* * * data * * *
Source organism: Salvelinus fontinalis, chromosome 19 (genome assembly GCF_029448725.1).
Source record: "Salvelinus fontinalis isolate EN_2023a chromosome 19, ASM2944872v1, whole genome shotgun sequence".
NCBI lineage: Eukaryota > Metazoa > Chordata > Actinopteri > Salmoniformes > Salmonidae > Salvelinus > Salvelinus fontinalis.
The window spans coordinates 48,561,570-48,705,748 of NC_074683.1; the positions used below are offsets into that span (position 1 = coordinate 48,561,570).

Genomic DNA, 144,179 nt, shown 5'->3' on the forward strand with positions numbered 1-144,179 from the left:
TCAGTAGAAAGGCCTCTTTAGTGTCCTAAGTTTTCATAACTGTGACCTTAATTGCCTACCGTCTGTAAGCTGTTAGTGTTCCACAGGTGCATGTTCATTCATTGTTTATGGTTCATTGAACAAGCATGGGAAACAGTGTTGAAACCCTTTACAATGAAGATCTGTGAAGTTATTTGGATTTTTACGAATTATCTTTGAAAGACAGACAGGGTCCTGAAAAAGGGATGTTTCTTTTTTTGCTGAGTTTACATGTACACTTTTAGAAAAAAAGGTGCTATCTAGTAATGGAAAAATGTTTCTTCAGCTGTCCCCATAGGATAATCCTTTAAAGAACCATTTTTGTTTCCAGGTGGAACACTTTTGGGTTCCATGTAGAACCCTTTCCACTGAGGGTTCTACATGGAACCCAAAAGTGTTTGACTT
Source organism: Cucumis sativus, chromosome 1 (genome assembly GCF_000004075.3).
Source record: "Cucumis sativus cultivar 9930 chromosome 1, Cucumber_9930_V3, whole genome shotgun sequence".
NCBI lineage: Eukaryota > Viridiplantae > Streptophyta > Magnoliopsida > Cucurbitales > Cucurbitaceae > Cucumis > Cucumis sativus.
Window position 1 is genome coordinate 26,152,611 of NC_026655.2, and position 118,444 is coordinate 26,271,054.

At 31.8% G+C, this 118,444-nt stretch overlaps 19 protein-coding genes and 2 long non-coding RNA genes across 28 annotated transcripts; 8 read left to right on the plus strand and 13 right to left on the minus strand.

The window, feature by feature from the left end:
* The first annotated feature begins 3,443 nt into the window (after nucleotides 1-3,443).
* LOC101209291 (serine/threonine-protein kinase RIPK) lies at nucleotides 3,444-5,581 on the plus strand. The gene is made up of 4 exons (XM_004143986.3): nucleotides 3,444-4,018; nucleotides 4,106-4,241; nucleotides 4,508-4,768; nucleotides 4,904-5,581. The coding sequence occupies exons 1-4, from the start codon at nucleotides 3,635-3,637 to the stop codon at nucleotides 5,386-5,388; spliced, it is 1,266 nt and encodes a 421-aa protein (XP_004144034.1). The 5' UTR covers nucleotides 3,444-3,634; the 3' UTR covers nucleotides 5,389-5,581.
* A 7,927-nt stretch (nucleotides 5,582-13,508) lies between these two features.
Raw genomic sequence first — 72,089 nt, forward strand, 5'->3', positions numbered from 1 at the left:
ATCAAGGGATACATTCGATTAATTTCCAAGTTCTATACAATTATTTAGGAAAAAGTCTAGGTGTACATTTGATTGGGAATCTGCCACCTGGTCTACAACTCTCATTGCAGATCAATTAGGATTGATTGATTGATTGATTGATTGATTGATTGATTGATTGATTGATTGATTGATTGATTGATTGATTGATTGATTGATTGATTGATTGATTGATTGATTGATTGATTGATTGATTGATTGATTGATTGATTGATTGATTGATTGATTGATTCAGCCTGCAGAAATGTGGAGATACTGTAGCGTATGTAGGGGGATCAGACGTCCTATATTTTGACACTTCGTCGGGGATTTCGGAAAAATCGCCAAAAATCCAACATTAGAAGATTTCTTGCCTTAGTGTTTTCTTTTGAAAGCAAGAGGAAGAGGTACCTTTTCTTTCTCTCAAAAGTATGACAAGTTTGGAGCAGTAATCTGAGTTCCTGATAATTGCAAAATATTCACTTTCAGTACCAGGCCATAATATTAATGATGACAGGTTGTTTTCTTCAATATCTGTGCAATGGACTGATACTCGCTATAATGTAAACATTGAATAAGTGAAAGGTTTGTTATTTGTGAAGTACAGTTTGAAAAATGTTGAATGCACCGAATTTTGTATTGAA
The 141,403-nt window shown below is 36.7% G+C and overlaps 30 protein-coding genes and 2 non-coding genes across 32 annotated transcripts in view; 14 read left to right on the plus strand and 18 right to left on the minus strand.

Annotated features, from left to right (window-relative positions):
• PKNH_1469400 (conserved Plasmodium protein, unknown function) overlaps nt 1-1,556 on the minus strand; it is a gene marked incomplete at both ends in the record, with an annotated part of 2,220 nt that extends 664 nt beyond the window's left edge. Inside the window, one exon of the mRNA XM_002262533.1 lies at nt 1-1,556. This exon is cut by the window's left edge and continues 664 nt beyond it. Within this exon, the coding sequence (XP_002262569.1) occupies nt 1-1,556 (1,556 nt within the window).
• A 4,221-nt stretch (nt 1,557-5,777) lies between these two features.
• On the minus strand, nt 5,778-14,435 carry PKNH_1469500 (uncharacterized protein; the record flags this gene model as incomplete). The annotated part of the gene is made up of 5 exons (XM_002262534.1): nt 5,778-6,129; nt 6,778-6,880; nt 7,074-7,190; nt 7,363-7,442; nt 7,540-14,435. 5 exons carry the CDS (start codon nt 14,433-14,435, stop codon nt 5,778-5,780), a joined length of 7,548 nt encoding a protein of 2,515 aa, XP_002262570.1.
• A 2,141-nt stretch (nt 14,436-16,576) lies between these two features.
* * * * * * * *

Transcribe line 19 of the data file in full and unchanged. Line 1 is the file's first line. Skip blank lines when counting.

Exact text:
Annotated features, from left to right (window-relative positions):